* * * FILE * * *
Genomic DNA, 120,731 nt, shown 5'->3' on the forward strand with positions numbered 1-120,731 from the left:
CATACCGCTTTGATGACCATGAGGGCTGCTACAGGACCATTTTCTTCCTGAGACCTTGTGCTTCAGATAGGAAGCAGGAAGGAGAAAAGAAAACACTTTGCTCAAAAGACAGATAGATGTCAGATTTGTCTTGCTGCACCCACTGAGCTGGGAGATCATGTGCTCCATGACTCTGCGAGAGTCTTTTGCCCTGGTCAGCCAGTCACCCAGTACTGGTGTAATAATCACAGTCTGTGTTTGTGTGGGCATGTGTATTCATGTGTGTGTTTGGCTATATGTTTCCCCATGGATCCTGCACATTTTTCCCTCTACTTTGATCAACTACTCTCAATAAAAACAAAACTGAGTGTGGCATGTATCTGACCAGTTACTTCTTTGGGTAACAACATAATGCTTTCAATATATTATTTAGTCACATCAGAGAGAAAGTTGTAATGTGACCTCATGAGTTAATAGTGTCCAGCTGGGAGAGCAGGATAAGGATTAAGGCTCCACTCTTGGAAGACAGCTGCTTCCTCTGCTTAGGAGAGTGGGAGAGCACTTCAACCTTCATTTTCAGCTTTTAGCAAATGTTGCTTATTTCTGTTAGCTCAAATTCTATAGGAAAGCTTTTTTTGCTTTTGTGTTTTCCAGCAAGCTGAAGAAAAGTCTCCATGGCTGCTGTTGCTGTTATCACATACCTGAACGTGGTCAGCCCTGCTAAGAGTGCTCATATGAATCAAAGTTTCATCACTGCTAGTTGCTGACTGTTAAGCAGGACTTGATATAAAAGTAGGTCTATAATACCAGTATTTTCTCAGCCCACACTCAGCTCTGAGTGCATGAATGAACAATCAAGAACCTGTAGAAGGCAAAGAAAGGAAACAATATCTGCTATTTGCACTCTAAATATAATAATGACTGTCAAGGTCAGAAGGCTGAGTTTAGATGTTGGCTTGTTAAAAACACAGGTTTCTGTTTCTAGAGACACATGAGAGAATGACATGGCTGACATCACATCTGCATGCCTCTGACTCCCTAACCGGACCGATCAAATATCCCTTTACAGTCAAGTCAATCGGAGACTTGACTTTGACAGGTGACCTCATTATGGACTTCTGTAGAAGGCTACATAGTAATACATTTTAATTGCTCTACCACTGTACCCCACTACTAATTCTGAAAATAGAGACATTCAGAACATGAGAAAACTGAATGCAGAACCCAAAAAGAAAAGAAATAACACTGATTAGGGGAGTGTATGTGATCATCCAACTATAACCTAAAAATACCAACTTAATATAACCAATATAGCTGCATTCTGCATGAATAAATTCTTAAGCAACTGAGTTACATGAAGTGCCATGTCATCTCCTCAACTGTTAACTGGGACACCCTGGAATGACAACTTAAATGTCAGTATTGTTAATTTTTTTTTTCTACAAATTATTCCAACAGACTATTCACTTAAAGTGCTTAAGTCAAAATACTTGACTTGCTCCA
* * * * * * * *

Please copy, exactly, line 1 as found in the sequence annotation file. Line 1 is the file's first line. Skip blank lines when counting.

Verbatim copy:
Genomic DNA, 120,731 nt, shown 5'->3' on the forward strand with positions numbered 1-120,731 from the left: